Adjustment on water samples
The systematic difference that appears between the salinity values reported by the thermosalinometer and the external measurements (water samples or CTD) can be due to instrumental drift (usually small) and more commonly to biofouling.
On the research vessels, the thermosalinometer is carefully maintained. The tank and conductivity cell are cleaned at the beginning of each cruise and sometimes during the cruise. The thermosalinometer is stopped before entering the harbour to preserve it from pollution. Then although some fouling develops over the duration of the cruise, it remains limited and never reaches exponential growth. The basic time period for estimating the drift is thus the period separating two cleaning operations, which is between a week and a month. On the many datasets we have processed, the drift observed was nearly linear (and even constant in many cases) as seen during the Strasse cruise (Fig. 3). In cases where we noted continuity in the drift between two consecutive cruises, they were processed as a single period, leading to a more stable estimate of the drift since more samples could be used.
We chose not to use Argo measurements in the adjustment procedure, for that reason they were flagged as ‘probably bad’ before running TSG-QC adjustment. They are used only as a visual check. Only the TSG data flagged ‘good’, ‘probably good’ or ‘harbour’ are adjusted. Two types of correction may be applied. When the difference between the TSG measurement and the samples appears stable over the period considered, a constant offset is proposed (the mean of the differences) otherwise, a linear drift is estimated. An error based on the scatter of the differences with water samples is attached to the variable. In cases for which no samples are available and the time series appear consistent with ARGO profiles, a 0 offset and a 0.05 to 0.1 error, corresponding to the typical drift over a cruise for the ship, is assumed. This allows us to provide a complete time series of the ‘adjusted variable’.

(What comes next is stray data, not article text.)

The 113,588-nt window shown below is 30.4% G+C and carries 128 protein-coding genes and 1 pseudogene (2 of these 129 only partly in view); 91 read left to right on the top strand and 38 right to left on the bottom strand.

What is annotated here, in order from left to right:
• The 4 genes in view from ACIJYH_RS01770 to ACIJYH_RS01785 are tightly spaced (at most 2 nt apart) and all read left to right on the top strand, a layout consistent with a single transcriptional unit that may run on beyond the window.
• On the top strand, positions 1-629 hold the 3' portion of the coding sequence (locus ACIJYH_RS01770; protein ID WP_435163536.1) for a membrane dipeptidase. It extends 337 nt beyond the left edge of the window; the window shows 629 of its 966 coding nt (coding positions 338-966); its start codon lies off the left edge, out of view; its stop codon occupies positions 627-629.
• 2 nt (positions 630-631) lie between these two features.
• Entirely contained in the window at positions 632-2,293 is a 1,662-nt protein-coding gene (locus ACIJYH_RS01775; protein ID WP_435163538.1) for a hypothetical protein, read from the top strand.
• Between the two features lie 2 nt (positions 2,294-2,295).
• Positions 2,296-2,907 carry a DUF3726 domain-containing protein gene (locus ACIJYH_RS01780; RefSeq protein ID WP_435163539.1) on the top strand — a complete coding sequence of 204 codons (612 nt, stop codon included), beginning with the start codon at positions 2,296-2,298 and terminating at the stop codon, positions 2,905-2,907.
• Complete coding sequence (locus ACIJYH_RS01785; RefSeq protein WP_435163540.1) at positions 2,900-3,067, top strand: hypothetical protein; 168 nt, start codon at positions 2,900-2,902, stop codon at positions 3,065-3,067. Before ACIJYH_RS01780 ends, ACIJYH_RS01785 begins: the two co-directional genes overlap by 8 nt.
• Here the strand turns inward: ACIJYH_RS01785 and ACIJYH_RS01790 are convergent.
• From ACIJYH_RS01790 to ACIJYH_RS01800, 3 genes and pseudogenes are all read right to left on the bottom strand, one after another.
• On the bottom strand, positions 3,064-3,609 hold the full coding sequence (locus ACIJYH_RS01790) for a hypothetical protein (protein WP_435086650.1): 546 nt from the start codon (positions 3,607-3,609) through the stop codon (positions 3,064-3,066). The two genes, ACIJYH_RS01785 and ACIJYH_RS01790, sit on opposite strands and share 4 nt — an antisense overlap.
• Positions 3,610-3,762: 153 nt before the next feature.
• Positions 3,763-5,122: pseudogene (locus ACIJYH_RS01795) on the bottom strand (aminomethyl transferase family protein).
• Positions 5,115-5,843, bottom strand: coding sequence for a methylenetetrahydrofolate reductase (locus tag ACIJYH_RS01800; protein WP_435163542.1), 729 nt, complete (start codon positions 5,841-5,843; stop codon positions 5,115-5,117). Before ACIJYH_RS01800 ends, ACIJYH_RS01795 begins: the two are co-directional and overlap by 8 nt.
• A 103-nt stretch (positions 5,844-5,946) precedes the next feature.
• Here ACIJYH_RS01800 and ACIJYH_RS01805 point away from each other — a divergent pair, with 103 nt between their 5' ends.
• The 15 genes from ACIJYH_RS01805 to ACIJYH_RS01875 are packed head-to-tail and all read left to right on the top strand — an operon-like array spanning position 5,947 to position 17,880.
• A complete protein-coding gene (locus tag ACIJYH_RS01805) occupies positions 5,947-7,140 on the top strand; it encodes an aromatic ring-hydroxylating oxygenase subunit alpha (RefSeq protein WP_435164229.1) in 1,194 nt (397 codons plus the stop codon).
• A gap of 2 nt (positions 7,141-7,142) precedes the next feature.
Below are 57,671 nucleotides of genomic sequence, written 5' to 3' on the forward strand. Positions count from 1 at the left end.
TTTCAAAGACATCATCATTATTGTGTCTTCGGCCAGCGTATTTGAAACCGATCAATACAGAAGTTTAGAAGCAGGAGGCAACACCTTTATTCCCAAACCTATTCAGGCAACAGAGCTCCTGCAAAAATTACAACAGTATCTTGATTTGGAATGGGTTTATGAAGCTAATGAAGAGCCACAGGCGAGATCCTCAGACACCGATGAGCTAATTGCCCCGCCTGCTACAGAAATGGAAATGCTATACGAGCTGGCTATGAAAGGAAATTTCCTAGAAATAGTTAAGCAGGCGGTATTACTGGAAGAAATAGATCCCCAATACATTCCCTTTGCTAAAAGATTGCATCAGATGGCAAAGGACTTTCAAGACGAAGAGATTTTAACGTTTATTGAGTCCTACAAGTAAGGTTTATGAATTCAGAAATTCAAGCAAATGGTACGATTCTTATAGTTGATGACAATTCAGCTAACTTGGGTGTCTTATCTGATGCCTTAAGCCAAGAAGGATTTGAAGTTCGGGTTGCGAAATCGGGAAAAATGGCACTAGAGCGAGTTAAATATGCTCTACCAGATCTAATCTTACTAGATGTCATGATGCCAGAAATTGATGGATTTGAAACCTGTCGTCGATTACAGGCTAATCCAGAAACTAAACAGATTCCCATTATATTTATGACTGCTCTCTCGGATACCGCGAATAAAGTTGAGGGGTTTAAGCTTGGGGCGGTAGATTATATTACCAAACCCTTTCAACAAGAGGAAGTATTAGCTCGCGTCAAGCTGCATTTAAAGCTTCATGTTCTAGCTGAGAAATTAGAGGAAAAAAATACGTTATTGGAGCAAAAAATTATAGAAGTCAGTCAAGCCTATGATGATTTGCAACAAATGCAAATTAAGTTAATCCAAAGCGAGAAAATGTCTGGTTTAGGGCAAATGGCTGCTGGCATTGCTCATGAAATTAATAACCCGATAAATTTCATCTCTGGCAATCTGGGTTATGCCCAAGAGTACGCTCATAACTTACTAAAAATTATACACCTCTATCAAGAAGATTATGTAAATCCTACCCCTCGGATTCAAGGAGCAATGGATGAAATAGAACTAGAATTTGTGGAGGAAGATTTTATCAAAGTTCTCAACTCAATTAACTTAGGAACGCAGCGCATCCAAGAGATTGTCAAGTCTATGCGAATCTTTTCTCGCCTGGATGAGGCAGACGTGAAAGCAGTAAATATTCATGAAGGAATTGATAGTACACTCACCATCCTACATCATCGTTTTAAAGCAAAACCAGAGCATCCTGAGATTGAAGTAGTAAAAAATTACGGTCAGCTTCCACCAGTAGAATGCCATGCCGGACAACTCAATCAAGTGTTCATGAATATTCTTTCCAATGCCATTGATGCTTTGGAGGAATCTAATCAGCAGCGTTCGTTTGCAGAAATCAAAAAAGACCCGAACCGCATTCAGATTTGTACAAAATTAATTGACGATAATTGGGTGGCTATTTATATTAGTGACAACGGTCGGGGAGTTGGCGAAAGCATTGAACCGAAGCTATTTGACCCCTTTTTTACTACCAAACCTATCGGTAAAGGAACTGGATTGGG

The inlet temperature adjusted value is identical to the ‘raw’ value, considering that stability of the temperature sensors declared by the manufacturer is 0.001 °C in 6 months (see http://www.seabird.com/sbe38-thermometer). This stability has been verified on all the SBE-3S and SBE-38 devices followed in the calibration laboratory (Fig. 4).
The data are recorded in the GOSUD NetCdf format described on the GOSUD web page: http://www.gosud.org/Documents/Format-and-templates.
For each vessel, and each year, one file is created per installation of thermosalinometer. The naming convention is as follows:
DM_nnnn _yyyya_TSG.nc: where nnnn is the ship call sign, yyyy the year and the additional letter indicate the file order and can be a, b, c.
The meta-data appear in the NetCDF global attributes, and the main variables are described in Table 5 (available online only). The SSST-Fresh 2014 dataset is available to the public through an unrestricted repository at the PoleOcean Portal (Data Citation 1: Pôle Océan http://doi.org/z79).